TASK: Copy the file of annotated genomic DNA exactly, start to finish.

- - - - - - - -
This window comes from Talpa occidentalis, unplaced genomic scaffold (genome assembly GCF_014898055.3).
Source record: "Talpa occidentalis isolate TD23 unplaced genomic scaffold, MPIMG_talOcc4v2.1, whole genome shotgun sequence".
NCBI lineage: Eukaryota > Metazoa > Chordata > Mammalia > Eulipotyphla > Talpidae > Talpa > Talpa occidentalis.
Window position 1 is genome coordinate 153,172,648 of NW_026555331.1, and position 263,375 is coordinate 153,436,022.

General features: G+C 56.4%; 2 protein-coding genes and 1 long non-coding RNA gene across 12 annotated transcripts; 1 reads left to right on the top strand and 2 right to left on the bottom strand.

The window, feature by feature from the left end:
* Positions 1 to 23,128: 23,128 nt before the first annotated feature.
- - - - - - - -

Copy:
This window comes from Talpa occidentalis, unplaced genomic scaffold (genome assembly GCF_014898055.3).
Source record: "Talpa occidentalis isolate TD23 unplaced genomic scaffold, MPIMG_talOcc4v2.1, whole genome shotgun sequence".
NCBI lineage: Eukaryota > Metazoa > Chordata > Mammalia > Eulipotyphla > Talpidae > Talpa > Talpa occidentalis.
Window position 1 is genome coordinate 153,172,648 of NW_026555331.1, and position 263,375 is coordinate 153,436,022.

General features: G+C 56.4%; 2 protein-coding genes and 1 long non-coding RNA gene across 12 annotated transcripts; 1 reads left to right on the top strand and 2 right to left on the bottom strand.

The window, feature by feature from the left end:
* Positions 1 to 23,128: 23,128 nt before the first annotated feature.